Dear Editorial Board,
My name is Logan Fraigun (He/Him). I am a third year political science student. I am associated with Hillel, the largest Jewish campus organization in the world, AEPi, the largest Jewish fraternity, and Chabad, one of the largest Jewish religious organizations in the world.
As a UCR student and an educated reader, I find your recent article “Timeline: A Brief History of Palestine and Israel” full of mistakes. I understand that the history of the Israel-Palestinian conflict is complex and it is not easy to summarize it in one article, but many key facts that impacted the lives of millions in that region were left out or distorted. I hope that in the future you would use more reliable sources which could help to refute the incorrect narrative.
Here are a few corrections:
The Israeli War of Independence is described as “a series of conflicts in which Arabs attacked Jewish settlements and institutions, and Jewish people attacked Palestinians.” In fact, Israel was invaded by the armies of Jordan, Egypt, Syria, Lebanon and Iraq. According to the Department of State, the war was fought between the Israel arm forces and the armies of surrounding Arab countries, not by Palestinian civilians.
Additionally, when the article addresses the Six-Day War of 1967, it complains that as a result of the war, Israel “got control of the whole of Palestine,” but it completely ignores why the war was fought in the first place. The Six-Day War was forced on Israel by Egypt’s President Nasser, who mined the port of Eilat and required the UN to remove its peacekeepers from the borders of Israel, all in preparation for an imminent attack on Israel by the United Arab Republic.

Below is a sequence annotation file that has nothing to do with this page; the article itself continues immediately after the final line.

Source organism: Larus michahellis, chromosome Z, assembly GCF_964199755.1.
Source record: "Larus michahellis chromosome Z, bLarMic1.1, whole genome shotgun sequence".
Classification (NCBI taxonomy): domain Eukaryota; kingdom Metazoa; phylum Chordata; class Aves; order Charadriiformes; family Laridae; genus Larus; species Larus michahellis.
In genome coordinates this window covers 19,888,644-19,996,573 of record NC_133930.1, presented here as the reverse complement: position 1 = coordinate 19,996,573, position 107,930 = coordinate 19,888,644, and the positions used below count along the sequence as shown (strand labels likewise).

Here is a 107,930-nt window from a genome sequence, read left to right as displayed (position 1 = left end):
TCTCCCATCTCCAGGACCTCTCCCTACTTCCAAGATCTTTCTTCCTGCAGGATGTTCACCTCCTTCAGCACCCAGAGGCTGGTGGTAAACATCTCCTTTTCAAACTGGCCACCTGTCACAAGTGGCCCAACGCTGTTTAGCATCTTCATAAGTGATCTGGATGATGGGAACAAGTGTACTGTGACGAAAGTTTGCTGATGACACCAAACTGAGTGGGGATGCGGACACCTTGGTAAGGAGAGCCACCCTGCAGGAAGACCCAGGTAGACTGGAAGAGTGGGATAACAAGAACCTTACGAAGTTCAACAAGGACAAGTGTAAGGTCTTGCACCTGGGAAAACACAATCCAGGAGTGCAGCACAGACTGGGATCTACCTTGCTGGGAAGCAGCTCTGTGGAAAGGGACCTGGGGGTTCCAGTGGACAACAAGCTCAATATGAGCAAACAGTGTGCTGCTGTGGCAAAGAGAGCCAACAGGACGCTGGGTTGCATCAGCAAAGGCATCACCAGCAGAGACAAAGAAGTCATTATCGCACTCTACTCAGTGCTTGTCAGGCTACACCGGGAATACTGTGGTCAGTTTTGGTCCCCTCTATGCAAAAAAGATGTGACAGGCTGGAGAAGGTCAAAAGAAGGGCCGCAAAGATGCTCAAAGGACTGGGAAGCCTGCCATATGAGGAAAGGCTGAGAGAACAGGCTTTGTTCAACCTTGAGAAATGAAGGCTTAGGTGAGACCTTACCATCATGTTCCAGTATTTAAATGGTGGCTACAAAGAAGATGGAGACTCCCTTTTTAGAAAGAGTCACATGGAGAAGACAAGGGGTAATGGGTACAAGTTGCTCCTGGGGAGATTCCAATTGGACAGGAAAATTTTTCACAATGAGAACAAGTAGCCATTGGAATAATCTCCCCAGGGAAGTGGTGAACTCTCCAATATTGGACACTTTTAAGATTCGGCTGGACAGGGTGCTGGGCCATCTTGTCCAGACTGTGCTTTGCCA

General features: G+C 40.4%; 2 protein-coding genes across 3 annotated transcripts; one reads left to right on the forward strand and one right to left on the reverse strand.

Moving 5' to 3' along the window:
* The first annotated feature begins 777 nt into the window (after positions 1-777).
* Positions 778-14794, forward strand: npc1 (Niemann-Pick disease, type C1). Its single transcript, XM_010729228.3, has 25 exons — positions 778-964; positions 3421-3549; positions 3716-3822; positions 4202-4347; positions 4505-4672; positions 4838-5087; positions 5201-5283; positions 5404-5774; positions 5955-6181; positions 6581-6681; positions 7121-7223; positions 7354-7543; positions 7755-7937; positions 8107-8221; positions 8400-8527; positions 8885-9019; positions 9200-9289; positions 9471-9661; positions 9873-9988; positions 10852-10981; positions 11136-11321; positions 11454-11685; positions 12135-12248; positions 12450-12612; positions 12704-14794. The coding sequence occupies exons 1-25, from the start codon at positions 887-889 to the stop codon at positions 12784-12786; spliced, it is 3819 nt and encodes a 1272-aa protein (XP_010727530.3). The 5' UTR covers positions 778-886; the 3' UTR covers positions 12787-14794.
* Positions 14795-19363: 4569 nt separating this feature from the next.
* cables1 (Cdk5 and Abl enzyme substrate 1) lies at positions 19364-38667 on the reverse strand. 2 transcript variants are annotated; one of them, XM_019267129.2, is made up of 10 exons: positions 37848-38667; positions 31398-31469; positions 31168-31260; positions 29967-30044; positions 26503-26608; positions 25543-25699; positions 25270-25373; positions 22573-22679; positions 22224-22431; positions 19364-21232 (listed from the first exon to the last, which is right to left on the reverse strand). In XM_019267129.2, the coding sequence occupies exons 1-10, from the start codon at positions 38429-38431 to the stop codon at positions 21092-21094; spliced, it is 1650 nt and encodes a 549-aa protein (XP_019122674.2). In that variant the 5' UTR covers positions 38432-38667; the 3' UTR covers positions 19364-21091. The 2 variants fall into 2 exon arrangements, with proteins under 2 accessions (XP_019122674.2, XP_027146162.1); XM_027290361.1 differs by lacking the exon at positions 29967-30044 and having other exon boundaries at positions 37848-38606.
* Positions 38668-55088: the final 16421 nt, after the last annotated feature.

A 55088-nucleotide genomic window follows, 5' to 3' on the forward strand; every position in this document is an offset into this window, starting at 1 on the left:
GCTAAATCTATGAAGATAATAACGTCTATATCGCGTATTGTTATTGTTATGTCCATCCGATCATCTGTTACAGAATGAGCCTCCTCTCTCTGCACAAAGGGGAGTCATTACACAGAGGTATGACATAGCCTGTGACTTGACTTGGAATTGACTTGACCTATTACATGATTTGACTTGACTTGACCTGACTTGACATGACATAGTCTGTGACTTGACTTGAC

According to the CIA, Office of Political Research, in 1973, the USSR provided weapons to Egypt and Syria and not the other way around.
The article ignored the peace offers by Prime Minister Barak in 2000 and Prime Minister Olmert in 2008 that were declined by the Palestinian leadership. Abu Mazen admitted that it was a mistake in an article by Elliot Abrams. In President Bill Clinton’s autobiography, especially the chapter about the 2000 talks, you could have understood how Arafat failed to establish an independent state for his people.
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